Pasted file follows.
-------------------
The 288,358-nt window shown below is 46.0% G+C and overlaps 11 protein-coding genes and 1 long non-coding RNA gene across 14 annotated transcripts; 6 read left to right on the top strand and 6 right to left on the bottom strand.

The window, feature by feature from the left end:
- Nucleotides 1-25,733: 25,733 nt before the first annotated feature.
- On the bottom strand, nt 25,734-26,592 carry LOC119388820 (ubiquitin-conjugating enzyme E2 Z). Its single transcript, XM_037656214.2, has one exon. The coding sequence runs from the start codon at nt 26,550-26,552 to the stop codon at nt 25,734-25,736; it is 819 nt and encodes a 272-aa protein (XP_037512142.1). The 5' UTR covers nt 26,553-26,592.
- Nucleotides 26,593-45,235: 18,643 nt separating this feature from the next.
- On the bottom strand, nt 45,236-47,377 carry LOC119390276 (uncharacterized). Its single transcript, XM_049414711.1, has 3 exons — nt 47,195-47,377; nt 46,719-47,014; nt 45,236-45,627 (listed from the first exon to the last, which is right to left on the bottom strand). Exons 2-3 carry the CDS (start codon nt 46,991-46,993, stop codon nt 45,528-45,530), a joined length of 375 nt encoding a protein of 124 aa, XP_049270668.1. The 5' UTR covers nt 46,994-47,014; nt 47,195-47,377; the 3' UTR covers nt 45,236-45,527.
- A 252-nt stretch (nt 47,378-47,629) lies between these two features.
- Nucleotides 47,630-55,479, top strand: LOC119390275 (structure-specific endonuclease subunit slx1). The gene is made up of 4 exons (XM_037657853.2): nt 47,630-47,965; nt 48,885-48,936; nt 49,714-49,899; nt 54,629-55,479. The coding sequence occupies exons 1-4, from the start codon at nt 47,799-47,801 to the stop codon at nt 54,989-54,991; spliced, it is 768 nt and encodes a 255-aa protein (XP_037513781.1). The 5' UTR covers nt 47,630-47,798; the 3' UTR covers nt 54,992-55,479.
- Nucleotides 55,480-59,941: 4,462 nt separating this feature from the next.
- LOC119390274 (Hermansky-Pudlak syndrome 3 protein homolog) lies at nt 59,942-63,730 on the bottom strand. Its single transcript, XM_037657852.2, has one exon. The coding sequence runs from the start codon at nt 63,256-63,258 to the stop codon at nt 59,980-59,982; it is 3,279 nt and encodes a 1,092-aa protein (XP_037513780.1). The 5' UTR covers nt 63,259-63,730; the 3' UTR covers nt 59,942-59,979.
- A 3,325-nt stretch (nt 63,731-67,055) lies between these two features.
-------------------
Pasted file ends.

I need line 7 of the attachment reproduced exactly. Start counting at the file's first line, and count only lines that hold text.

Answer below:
- A 252-nt stretch (nt 47,378-47,629) lies between these two features.